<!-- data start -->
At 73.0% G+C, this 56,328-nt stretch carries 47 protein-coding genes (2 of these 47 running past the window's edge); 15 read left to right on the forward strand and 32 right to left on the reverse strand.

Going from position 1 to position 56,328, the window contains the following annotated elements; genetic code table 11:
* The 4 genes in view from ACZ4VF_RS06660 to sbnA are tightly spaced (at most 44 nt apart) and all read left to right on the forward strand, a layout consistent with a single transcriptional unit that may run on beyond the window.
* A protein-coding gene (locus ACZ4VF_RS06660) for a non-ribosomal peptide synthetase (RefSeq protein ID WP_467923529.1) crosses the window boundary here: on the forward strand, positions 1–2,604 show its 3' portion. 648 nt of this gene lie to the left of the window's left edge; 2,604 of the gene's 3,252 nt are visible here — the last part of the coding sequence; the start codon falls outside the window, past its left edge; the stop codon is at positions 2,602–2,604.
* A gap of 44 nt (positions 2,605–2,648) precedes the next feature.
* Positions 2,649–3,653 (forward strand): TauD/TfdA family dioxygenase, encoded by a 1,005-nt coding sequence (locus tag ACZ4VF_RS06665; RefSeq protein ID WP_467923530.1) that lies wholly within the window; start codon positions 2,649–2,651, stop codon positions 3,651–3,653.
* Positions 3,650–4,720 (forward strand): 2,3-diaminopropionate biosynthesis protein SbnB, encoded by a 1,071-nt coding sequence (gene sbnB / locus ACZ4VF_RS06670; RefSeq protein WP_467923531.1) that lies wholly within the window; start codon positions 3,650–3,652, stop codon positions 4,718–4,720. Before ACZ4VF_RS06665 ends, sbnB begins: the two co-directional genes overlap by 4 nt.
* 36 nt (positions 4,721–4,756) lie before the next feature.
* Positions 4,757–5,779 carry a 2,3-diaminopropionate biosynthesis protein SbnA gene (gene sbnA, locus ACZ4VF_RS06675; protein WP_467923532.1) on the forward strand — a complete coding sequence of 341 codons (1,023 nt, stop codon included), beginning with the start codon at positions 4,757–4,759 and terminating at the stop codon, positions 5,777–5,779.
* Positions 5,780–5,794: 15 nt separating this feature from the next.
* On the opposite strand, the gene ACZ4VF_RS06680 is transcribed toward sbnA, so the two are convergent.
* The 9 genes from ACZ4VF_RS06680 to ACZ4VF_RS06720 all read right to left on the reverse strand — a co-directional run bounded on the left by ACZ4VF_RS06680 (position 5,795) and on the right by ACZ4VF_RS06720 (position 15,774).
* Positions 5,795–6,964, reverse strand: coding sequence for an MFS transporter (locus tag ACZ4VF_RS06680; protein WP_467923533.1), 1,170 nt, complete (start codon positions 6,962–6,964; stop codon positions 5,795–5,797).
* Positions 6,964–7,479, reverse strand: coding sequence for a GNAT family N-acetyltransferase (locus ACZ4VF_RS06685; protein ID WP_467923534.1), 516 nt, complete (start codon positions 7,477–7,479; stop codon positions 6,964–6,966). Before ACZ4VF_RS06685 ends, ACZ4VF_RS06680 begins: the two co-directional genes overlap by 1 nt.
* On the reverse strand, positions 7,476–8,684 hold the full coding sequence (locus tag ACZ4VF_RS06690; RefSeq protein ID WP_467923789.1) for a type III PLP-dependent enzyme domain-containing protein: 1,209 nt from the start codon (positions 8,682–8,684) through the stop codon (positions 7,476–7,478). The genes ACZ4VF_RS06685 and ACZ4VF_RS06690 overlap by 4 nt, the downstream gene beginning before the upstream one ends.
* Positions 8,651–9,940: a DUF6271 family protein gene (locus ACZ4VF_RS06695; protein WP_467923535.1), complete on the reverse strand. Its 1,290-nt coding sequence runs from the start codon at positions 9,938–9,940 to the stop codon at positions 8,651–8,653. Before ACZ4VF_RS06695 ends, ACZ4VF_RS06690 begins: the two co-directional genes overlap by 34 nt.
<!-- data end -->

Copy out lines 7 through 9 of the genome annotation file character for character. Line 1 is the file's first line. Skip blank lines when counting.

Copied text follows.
* Positions 3,650–4,720 (forward strand): 2,3-diaminopropionate biosynthesis protein SbnB, encoded by a 1,071-nt coding sequence (gene sbnB / locus ACZ4VF_RS06670; RefSeq protein WP_467923531.1) that lies wholly within the window; start codon positions 3,650–3,652, stop codon positions 4,718–4,720. Before ACZ4VF_RS06665 ends, sbnB begins: the two co-directional genes overlap by 4 nt.
* 36 nt (positions 4,721–4,756) lie before the next feature.
* Positions 4,757–5,779 carry a 2,3-diaminopropionate biosynthesis protein SbnA gene (gene sbnA, locus ACZ4VF_RS06675; protein WP_467923532.1) on the forward strand — a complete coding sequence of 341 codons (1,023 nt, stop codon included), beginning with the start codon at positions 4,757–4,759 and terminating at the stop codon, positions 5,777–5,779.